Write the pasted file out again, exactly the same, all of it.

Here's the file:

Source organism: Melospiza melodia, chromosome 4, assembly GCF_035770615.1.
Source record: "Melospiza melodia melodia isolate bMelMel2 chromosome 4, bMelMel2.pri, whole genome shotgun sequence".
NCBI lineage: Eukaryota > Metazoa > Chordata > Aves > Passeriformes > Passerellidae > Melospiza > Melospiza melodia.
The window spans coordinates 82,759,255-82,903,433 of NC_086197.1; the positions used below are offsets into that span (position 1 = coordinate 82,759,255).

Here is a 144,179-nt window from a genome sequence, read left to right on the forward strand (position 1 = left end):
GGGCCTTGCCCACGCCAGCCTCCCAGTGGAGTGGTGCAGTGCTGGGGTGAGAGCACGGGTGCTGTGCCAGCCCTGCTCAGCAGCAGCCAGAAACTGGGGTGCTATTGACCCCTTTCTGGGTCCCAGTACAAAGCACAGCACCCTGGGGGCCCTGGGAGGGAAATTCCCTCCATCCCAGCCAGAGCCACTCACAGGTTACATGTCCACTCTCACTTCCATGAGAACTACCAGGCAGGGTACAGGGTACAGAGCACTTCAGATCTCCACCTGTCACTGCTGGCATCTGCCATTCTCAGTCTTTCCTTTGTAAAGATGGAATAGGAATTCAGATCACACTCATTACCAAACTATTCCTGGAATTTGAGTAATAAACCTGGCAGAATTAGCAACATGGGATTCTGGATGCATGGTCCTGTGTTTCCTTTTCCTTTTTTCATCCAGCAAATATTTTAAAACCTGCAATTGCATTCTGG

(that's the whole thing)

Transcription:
Source organism: Melospiza melodia, chromosome 4, assembly GCF_035770615.1.
Source record: "Melospiza melodia melodia isolate bMelMel2 chromosome 4, bMelMel2.pri, whole genome shotgun sequence".
NCBI lineage: Eukaryota > Metazoa > Chordata > Aves > Passeriformes > Passerellidae > Melospiza > Melospiza melodia.
The window spans coordinates 82,759,255-82,903,433 of NC_086197.1; the positions used below are offsets into that span (position 1 = coordinate 82,759,255).

Here is a 144,179-nt window from a genome sequence, read left to right on the forward strand (position 1 = left end):
GGGCCTTGCCCACGCCAGCCTCCCAGTGGAGTGGTGCAGTGCTGGGGTGAGAGCACGGGTGCTGTGCCAGCCCTGCTCAGCAGCAGCCAGAAACTGGGGTGCTATTGACCCCTTTCTGGGTCCCAGTACAAAGCACAGCACCCTGGGGGCCCTGGGAGGGAAATTCCCTCCATCCCAGCCAGAGCCACTCACAGGTTACATGTCCACTCTCACTTCCATGAGAACTACCAGGCAGGGTACAGGGTACAGAGCACTTCAGATCTCCACCTGTCACTGCTGGCATCTGCCATTCTCAGTCTTTCCTTTGTAAAGATGGAATAGGAATTCAGATCACACTCATTACCAAACTATTCCTGGAATTTGAGTAATAAACCTGGCAGAATTAGCAACATGGGATTCTGGATGCATGGTCCTGTGTTTCCTTTTCCTTTTTTCATCCAGCAAATATTTTAAAACCTGCAATTGCATTCTGG